A Brief History of Crocodilian Conservation
by Adam Britton
INTRODUCTION | MAN-EATERS | BITING BACK | DRAGONS | SUMMARY
"Behold him rushing forth from the flags and reeds. His enormous belly swells. His plaited tail brandished high, floats upon the lake. The waters like a cataract descend from his opening jaws. Clouds of smoke issue from his dilated nostrils. The earth trembles with his thunder."
WILLIAM BARTRAM (1791)
"They adorn his ears with ear-rings of molten stone or gold, and put bracelets on his fore-paws, giving him daily a set portion of bread, with a certain number of victims; and, after having thus treated him with the greatest possible attention while alive, they embalm him when he dies and bury him in a sacred repository."
HERODOTUS (440 BC)
If any creatures are capable of provoking a range of emotions from us, they are crocodilians. Through their appearance, behaviour and the fantastic myths bestowed upon them, crocodiles and alligators have earned a place in human legend. You would hardly believe that William Bartram was describing an American alligator, and not a mythical beast from the collective imagination of Hollywood. And what is the highly regarded animal described by Herodotus? None other than the Nile crocodile, worshipped by the ancient Egyptians in great temples erected to honour one of the most powerful and influential of all Egyptian deities - the crocodile god Sobek. After being on the planet for 240 million years, perhaps crocodilians demand our respect.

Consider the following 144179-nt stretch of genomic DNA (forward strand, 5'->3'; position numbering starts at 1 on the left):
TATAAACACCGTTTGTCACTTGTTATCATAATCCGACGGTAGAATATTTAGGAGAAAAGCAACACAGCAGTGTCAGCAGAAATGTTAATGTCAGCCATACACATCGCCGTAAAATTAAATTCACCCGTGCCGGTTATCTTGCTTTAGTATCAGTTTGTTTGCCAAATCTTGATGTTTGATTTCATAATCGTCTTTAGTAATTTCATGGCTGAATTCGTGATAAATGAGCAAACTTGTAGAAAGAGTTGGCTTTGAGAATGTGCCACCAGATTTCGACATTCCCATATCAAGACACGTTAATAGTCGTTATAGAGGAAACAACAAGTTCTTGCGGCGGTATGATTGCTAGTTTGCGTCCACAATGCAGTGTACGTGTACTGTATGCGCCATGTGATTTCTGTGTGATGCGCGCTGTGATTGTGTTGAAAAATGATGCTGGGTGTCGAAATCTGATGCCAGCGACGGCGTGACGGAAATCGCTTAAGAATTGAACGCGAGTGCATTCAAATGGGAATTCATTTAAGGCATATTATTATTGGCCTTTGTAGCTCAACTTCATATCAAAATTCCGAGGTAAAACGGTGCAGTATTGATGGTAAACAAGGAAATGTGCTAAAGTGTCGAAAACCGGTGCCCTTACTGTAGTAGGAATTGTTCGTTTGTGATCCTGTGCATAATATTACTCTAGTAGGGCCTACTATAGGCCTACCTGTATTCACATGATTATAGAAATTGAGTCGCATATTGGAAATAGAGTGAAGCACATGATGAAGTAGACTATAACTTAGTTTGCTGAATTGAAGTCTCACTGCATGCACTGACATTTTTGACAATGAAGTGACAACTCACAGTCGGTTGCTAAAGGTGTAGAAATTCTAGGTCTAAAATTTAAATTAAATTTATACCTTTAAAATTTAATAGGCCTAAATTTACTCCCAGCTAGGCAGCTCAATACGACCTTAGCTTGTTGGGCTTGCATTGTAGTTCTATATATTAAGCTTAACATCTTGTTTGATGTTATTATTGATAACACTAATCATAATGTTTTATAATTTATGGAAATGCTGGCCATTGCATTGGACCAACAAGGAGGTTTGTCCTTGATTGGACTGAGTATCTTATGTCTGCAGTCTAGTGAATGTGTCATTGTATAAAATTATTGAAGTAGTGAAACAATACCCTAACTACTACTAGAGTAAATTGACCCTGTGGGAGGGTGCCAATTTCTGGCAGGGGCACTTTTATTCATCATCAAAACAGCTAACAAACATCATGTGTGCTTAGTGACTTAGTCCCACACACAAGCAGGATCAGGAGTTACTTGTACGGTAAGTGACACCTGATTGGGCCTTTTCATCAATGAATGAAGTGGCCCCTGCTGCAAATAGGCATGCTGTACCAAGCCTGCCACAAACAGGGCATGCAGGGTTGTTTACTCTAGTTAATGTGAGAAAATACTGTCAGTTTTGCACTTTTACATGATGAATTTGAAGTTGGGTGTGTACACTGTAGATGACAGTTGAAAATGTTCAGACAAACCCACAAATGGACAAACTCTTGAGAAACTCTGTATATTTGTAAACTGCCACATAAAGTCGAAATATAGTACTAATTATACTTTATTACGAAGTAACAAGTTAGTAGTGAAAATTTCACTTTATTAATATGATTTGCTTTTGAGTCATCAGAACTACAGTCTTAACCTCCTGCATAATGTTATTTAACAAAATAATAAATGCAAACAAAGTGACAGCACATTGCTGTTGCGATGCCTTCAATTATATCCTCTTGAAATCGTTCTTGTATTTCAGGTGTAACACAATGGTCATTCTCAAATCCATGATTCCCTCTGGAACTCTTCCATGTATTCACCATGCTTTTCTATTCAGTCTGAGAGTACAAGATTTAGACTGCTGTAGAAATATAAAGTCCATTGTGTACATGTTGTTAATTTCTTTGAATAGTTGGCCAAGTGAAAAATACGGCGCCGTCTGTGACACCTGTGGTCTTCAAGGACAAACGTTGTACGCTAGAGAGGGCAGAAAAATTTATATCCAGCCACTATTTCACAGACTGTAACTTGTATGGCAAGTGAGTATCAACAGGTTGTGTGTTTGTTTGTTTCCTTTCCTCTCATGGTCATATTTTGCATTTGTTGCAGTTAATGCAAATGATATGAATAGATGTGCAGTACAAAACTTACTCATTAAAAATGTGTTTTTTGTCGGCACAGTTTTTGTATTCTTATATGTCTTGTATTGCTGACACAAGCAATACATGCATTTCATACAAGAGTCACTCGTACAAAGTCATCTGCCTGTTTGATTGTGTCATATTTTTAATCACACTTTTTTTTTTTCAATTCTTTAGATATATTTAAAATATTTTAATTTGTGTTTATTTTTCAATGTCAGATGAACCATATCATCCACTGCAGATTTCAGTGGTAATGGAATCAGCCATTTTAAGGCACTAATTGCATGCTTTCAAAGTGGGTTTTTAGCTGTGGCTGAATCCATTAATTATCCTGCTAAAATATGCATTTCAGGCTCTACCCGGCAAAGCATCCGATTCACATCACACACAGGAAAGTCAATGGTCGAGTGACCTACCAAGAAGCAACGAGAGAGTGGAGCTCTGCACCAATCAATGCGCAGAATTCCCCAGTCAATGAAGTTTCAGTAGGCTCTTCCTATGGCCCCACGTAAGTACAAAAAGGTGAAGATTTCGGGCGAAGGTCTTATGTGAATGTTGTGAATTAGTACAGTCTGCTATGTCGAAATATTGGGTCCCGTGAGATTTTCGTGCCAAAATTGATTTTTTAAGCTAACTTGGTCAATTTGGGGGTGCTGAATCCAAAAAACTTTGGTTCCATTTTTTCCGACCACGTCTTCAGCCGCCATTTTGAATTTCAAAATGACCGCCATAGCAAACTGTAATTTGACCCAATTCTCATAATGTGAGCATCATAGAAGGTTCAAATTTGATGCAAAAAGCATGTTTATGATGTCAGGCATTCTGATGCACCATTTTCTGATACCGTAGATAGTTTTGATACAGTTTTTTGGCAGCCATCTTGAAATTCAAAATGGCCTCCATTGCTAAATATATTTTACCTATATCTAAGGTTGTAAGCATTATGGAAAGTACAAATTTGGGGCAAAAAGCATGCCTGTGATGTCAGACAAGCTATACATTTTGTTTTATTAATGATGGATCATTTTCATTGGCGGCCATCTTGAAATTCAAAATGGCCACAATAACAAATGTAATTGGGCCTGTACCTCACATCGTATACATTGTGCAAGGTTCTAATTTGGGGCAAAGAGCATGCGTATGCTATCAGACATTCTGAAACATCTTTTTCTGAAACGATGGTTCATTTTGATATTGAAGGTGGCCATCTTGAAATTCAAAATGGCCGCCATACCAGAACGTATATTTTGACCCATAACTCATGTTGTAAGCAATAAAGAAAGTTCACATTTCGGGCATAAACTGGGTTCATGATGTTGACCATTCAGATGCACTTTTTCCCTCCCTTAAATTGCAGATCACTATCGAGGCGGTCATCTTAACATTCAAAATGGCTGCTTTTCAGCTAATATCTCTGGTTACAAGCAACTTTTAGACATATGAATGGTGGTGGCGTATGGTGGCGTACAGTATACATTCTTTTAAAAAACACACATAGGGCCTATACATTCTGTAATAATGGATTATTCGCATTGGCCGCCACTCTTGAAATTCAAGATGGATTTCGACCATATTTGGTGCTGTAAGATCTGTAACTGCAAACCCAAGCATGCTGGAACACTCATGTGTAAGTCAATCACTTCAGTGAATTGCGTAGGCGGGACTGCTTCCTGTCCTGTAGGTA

To many ancient cultures, from the Egyptians and Mayans to the aboriginals of Australia and New Guinea, crocodilians represented the power and virility of nature. Yet to others, crocodilians were all that was terrible about nature, becoming nothing more than a dangerous nuisance to be eliminated. In the last few hundred years, this latter view has prevailed. Several species almost went extinct in the third quarter of the 20th century. But today, crocodilians are getting a new lease of life. Dozens of dedicated researchers and conservationists have devoted their lives to saving these magnificent and enduring animals, and their efforts are working.
But how do you conserve a creature despised by so many? Crocodilians did not come with an instruction manual on how to conserve them, so lessons had to be learned along the way. Frankly, an epic book could be written on this subject, but here I simply want to highlight a few important lessons and talk about two species in particular. One of these is considered a conservation success, whereas the other is on the brink of extinction. Conservation, as I hope you will see, is never as simple as we might think.